Inconsistency was the word of the day for Denard. Denard can go from pinpoint accuracy to complete terror in the span of two plays. 95% of the passes he threw were right on the money, the other 5% were way off the mark While it may seem unfair to judge a QB based on only 5% of his passes but that 5% can lose you games. Eventually the turnovers are going to catch up with Michigan. The law of averages makes it inevitable. While Denard seems to be a lock to lead the Big 10 in interceptions, it’s also likely that he will lead in total yards as well after racking up another 500yd day (129yds on the ground, 337 in the air). Once again his poor throws and decisions came on plays where he didn’t set his feet and step into the throw. Whatever was said at halftime worked as Denard came out white hot in the 2nd half, didn’t turn the ball over, and quickly led Michigan on scoring drives.
Devin Gardner was called into relief action for the first time this season and the offense didn’t seem to miss a beat. Devin zipped in a very nice pass on the run plus added a TD run of his own. This game will likely not be his only meaningful action as Michigan State is sure to have a bounty out on Denard’s head.
Not a good day for the backs. I would like to blame it all on the offensive line but that would be unfair. Good backs are able to make guys miss in the hole and extend plays on occasion. The running game got no such production from the starting backs. Despite 14 carries Fitz was only managed 30yds, a 1.8ypc average. The only effective back in the game was Mike Shaw who was only inserted late the 2nd half after the other backs proved ineffective. Shaw has become the forgotten man despite having done nothing to lose the preseason form that had him named the starter out of camp. Even the protection from the backs was spotty at times, though the backs did a decent job of blocking for Denard on run plays.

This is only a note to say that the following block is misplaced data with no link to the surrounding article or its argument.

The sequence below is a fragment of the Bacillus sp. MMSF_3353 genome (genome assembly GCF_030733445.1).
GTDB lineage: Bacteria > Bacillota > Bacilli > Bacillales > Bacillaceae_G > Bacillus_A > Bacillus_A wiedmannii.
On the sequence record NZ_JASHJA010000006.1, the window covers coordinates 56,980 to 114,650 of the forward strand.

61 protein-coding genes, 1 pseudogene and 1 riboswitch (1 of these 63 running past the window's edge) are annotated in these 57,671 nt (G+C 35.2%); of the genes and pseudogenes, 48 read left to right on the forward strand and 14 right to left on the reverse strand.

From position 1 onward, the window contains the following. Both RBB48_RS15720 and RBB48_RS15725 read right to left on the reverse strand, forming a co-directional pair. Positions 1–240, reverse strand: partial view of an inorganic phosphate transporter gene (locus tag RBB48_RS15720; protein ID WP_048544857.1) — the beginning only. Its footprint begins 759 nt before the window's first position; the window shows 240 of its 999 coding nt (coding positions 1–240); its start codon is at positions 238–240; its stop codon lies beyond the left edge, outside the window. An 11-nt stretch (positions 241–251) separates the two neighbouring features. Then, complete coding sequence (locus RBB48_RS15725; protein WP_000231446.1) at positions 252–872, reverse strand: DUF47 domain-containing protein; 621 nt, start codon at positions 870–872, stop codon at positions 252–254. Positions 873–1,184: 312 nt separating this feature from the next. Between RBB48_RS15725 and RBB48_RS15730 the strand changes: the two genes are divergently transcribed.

Saturday prove to be another day where the WRs bailed out the QB. Hemingway continues to live up to his rep as the big play receiver for this team. Hemingway is certainly good enough to be a 1,000yd receiver and if he wasn’t running out of eligibility he would be the leading candidate to receive the #1 jersey next season. It was good to see Roy Roundtree finally get involved in the passing game. The move outside has really effected Roundtree’s numbers but he did a very good job in this game including catching a jump ball downfield. Jeremy Gallon is finally living up to the hype he had coming out of high school. When Gallon touches the ball good things just seem to happen.
Saturday was a good day for the TEs as well. Both Steve Watson and Kevin Koger were targeted and had key catches in the game. It is nice to see Watson finally be rewarded for sticking things out. It would have been very easy for him to transfer after getting moved to the defensive line but he stuck around and is now firmly planted as the 2nd TE.
What a difference a week makes. Last week the offensive line dominated the game with the exception of a few power plays. This week the line really struggled in both the running game and in pass protection. Normally it is the guards that have the biggest issues but the tackles made their share of mistakes as well. Taylor Lewan’s bad ankle is beginning to show up on tape as he had trouble getting out on guys and staying on his blocks. It should be noted that on Denard’s 2nd interception he had a defender right in his face because the pulling guard failed to pick up a free blitzer. In addition there were no big holes for the running backs like we saw the last two weeks. It isn’t by accident that Denard and Shaw saw the most success in the run game, they are the only guys quick enough to get through the smaller holes before they completely closed up. The line did a better job in the 2nd half of pass protection and eventually there was a small amount of success in the run game but Saturday’s effort won’t cut it in the coming weeks.
Saturday marked the 3rd game in a row that the D-line has played very well. Ryan Van Bergen kicked things off on the first drive with a sack and line continued to push the pocket most of the night. The majority of Northwestern’s 134yds rushing came on the option and occurred as a result of bad LB play, not bad plays from the line. Craig Roh, Mike Martin, Will Campbell, and RVB flushed Persa out of the pocket all night. Will Campbell destroyed another guard on his way to the QB, this time he finally ended up with a sack. It has taken him a few years but Will is finally showcases some the talent that made him a 5 star prospect coming out of high school. Now he just needs to become consistent with his level of effort and production.